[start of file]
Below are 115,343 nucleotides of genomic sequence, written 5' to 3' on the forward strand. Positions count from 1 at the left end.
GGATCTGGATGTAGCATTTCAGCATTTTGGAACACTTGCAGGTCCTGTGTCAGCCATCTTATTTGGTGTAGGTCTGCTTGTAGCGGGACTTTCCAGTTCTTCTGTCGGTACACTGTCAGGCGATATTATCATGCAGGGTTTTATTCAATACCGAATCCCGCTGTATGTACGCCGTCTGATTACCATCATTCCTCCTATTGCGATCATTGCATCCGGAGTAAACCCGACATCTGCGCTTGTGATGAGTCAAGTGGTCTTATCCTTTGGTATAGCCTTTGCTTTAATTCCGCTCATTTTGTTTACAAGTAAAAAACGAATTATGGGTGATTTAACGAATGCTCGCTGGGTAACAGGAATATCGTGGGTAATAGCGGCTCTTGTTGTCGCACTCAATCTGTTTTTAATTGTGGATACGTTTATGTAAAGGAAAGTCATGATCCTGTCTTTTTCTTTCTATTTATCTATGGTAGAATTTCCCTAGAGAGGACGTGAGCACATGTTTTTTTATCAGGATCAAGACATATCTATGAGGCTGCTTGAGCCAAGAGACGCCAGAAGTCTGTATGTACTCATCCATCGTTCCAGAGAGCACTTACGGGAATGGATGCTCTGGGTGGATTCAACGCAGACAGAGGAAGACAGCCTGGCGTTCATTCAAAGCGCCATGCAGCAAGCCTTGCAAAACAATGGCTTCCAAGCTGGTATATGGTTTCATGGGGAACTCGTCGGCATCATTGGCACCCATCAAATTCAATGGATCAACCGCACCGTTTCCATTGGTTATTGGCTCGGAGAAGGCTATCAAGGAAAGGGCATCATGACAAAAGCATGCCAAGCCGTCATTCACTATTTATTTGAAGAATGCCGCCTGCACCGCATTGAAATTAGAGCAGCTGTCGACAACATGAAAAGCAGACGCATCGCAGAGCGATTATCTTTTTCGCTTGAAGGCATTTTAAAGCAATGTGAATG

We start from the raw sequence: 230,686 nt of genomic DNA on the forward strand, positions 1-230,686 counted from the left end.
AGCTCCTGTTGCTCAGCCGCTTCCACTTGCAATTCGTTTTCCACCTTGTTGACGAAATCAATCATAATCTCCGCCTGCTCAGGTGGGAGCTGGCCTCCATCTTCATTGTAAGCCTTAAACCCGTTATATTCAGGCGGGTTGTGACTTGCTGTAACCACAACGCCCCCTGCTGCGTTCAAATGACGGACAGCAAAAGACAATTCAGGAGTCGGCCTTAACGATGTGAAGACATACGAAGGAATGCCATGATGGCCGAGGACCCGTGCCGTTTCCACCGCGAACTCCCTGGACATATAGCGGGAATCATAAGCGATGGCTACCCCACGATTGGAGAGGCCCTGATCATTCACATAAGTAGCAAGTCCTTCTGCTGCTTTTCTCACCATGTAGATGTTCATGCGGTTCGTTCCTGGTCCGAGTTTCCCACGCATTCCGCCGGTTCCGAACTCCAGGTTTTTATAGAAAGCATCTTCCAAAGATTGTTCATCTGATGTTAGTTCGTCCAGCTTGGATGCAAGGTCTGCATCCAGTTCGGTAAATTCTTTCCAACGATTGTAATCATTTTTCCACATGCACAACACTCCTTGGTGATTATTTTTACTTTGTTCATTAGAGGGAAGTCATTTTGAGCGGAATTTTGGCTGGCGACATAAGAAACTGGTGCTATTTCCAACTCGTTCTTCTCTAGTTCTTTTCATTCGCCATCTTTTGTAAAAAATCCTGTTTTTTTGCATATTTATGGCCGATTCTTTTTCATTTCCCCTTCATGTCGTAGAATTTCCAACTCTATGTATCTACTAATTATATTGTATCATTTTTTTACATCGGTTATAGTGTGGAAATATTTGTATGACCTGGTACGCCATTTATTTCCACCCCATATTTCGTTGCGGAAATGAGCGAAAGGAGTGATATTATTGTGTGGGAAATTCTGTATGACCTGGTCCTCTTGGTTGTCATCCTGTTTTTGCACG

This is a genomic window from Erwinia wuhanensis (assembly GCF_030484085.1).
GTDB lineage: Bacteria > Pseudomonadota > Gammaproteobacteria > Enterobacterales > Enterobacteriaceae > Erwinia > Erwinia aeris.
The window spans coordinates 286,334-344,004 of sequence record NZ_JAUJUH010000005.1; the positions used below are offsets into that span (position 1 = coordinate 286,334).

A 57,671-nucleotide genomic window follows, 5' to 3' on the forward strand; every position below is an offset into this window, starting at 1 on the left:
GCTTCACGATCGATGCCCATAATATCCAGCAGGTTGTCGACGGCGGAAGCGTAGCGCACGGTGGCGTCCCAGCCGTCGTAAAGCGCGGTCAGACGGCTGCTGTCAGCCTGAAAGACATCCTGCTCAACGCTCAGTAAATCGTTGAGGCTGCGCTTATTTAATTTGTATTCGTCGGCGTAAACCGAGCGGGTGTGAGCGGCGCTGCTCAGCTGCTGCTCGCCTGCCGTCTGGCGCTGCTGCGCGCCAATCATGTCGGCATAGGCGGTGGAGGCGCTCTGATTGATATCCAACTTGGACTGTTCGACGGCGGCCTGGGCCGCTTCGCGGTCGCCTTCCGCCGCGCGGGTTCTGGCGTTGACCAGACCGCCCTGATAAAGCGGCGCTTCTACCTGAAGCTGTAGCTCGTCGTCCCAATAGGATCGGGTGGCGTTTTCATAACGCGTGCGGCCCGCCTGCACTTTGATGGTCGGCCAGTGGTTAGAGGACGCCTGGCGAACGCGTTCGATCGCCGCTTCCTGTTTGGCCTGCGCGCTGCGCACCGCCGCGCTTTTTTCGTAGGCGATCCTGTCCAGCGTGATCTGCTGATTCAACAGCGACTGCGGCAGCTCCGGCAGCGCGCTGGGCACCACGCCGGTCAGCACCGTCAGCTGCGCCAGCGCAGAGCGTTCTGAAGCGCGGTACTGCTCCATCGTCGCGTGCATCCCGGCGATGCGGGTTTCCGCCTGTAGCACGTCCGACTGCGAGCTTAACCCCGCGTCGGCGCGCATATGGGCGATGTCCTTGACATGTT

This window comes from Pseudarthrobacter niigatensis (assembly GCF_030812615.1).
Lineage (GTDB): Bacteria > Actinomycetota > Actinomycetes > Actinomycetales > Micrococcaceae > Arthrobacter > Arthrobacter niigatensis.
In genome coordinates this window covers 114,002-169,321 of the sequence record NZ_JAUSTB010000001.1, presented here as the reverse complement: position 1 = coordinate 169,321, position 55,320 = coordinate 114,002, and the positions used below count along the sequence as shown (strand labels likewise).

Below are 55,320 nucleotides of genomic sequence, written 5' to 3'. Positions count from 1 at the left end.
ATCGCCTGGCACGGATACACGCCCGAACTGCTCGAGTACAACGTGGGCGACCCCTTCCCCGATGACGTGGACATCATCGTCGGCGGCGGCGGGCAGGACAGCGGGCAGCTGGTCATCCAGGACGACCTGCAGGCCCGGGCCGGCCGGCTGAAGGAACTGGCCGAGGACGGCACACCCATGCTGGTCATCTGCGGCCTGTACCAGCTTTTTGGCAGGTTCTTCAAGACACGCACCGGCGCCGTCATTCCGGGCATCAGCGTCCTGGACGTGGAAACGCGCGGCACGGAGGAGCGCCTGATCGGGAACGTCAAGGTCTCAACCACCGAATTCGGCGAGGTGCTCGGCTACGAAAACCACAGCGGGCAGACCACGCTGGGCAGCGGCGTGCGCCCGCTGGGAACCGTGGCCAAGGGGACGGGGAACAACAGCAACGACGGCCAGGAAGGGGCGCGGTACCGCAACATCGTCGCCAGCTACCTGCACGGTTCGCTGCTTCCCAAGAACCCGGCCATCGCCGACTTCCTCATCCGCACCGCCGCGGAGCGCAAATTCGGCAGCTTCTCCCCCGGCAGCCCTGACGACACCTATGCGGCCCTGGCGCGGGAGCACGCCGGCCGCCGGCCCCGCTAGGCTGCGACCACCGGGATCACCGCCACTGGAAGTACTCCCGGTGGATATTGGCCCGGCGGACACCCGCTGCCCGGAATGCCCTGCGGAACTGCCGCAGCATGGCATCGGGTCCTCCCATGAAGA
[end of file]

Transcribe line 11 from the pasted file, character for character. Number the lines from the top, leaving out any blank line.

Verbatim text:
Lineage (GTDB): Bacteria > Actinomycetota > Actinomycetes > Actinomycetales > Micrococcaceae > Arthrobacter > Arthrobacter niigatensis.